When I mentioned that I was going to Iceland, the question I was asked the most was: How did the countries get their names if Iceland is green and Greenland is mostly ice?
After thinking and researching the question, I decided it was important to first understand the history behind each countries name and then let you do some research and decide why the climates are different!
First, historically, how did Iceland and Greenland get their names, since the names of each country seem in conflict with their landscapes? The second question is: Why do these two countries have such a large differences in ice and snow coverage?
Iceland’s First Inhabitants
Historians believe that Irish monks may have been the first inhabitants of what is now known as Iceland. They called the country ‘Thule’. It’s unclear what happened to the monks, but it’s believed that the either didn’t like the Vikings and left or they were chased off the island by the Vikings.
To learn more about Iceland's first inhabitants go to Iceland’s Saga Museum link for Papar-The First Inhabitants: http://www.sagamuseum.is/overview/papar
The Exodus From Norway
Naddoður, a viking from Norway, was part of a sailing crew heading from Norway to the Faroe Islands during the 9th century. He was one of the earliest vikings to apply a name to the island. Supposedly he saw snow on the mountains of Iceland and named the country ‘Snaeland’ which translates to Snowland.
The next viking known to sail to Iceland was Gardar Svavarsson from Sweden. He named the island after himself, calling it ’Gardarsholmi’ which translates to Gardar’s Island. After only a year he sailed back to Sweden. Although he had only been there for a short time, Gardar praised the island once he reached Europe. His remarks influenced Floki Vilgerdarson to travel to the new land known as ‘Gardarsholmi’. Vilgerdarson and his shipmates settled in the Northwestern region of Iceland and all was well until winter came and all of their animals died of the cold and hunger. In the spring Floki saw the fiords filled with ice and decided that the island should be called 'Isafjordur' (Icefjord which later became the name we know now as Iceland). Floki, unhappy with Iceland eventually returned to Norway.
To learn more about the viking exodus from Norway go to Iceland’s Saga Museum link: http://www.sagamuseum.is/overview/hrafna-floki
The man who is referred to as the first long-time settler if Iceland was a Norwegian Viking, Ingolfur Arnarson. The story is that he and another family member murdered two sons of a powerful Norwegian earl. In 870 A.D. Ingolfur escaped to Iceland with his family to escape prosecution in Norway. Ingolfur named his new home after the steam rising from the natural hot springs and called the town Reykjavik, which translates to Smoky Bay. Reykjavik is now the capitol of Iceland and is well known for its steamy hot baths. To learn more about the viking Ingolfur Arnarson go to Iceland's Saga Museum link: http://www.sagamuseum.is/overview/ingolfur-arnarson
Erik The Red
Erik Thorvaldsson’s family escaped to Iceland after being banished from Norway for his father’s crimes of manslaughter. Thorvaldsson, also known as Erik the Red, seemed to follow in his father’s footsteps and was later banished from Iceland for three years for his own murderous ways. It was during this time of isolation from Iceland that he sailed west to a larger island. Stories say that later on, to help lure additional settlers to join him in the new land, he named the island Greenland. He thought that the name would give people the impression of green valleys and fertile land that would provide for more opportunity than Iceland.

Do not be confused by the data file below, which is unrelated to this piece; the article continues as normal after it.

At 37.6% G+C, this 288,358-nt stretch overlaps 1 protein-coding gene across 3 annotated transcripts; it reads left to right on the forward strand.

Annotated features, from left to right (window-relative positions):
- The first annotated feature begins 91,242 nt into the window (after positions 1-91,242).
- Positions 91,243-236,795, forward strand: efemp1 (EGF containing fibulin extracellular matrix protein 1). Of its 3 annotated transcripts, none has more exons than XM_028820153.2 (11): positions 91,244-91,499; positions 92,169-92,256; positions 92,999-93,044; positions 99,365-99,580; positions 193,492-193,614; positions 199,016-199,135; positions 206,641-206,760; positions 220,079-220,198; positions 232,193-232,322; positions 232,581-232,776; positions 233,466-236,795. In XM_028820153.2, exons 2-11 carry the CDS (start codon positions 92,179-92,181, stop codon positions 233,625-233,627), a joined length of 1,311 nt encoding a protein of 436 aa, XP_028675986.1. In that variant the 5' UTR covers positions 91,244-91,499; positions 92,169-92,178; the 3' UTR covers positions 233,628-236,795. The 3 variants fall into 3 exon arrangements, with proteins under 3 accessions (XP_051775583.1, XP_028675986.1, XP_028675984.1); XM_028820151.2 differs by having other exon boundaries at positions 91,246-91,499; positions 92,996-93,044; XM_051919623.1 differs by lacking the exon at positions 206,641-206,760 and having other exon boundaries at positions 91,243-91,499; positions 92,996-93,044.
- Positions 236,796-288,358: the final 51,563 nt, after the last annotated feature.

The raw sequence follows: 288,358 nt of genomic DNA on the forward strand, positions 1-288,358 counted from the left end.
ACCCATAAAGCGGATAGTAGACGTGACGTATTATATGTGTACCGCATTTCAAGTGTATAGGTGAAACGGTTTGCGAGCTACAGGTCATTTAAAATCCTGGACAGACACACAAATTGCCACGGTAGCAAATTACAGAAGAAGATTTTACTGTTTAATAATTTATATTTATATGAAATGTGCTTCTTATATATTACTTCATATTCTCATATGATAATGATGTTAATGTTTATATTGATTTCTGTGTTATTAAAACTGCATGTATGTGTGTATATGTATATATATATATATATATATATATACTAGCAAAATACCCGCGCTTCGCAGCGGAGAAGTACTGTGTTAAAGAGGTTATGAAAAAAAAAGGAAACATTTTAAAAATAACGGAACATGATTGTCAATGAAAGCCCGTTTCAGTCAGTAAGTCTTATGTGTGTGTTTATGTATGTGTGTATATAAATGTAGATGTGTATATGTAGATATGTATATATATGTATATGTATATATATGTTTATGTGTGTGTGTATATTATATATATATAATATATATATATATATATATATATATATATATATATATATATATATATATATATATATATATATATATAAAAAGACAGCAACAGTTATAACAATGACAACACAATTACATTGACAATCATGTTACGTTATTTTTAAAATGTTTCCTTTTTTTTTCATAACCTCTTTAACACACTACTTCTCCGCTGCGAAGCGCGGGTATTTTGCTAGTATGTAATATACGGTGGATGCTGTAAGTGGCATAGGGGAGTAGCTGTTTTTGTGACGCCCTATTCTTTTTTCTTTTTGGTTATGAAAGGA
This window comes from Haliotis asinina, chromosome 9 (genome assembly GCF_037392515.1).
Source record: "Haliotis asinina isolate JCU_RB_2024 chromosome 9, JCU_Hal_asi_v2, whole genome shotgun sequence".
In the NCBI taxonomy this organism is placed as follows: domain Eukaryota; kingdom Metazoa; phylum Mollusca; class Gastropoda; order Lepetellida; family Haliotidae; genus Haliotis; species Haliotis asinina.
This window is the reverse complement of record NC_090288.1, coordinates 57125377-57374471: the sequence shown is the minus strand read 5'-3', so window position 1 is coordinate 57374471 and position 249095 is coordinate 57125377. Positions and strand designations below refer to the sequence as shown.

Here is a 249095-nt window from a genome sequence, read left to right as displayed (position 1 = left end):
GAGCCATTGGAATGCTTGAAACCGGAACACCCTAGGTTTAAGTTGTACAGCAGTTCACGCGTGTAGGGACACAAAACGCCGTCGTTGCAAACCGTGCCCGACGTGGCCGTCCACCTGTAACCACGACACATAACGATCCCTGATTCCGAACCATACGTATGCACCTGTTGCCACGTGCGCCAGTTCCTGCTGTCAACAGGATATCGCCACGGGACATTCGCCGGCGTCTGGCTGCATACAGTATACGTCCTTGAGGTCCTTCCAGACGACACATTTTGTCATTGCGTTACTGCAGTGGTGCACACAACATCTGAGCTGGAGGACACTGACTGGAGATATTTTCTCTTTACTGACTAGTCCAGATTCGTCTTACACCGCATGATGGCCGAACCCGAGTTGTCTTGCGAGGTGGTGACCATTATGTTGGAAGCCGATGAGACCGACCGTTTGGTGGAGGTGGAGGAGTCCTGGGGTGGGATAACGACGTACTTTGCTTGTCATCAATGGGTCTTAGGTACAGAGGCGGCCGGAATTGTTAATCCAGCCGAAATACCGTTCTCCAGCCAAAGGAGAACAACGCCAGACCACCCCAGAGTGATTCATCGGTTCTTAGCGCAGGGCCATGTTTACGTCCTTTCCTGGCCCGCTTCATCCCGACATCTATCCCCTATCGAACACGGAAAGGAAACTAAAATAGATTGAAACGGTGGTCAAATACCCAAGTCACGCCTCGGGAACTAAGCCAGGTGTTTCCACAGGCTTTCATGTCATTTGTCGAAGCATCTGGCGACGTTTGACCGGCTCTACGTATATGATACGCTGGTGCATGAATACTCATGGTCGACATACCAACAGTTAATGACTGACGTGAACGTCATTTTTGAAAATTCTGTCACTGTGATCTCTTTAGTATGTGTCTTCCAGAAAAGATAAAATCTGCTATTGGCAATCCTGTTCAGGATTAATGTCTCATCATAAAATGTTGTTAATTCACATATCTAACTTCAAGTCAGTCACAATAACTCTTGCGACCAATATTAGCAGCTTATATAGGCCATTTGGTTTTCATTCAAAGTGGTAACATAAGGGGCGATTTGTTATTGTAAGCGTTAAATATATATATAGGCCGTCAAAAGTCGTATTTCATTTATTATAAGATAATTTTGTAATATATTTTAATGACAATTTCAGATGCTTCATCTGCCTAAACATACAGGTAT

To learn more about Erik the Red go to the link: http://www.greenland.com/en/about-greenland/culture-spirit/history/the-viking-period/erik-the-red/
The story’s and links above should help clarify the actual naming of Greenland and Iceland. However they don't explain why two countries that are so close together have such different climates. Take a look at the photo's below to see the difference between Iceland and Greenland's southern coastlines.
So why is most of Greenland covered with glacial ice... while most of Iceland is not? With close examination, the diagrams and links below can lead you to the answer!
Additional Resource Links
Ocean Conveyor Belt-Woods Hole Oceanographic Institution: http://www.whoi.edu/main/topic/ocean-conveyor
North Atlantic Oscillation-http://climatology.co.uk/north-atlantic-oscillation#.VtyrN4wrJl4
El Niño & Other Oscillations-Woods Hole Oceanographic Institution (scroll down the page to find information on the North Atlantic Oscillation): http://www.whoi.edu/main/topic/el-nino-other-oscillations
1) After examining the evidence in the links above, and using your own background knowledge, why do you think Iceland has a warmer climate than Greenland? Defend your answer with at least two different variables that could be impacting each countries climate.
2) What one system helps to moderate temperatures in both Iceland and New York?
3) Compare and contrast how the North Atlantic Oscillation (NAO) impacts the climates of Iceland, Greenland and New York. Include details about when the NAO is high (NAO+) and when the NAO is low (NAO-)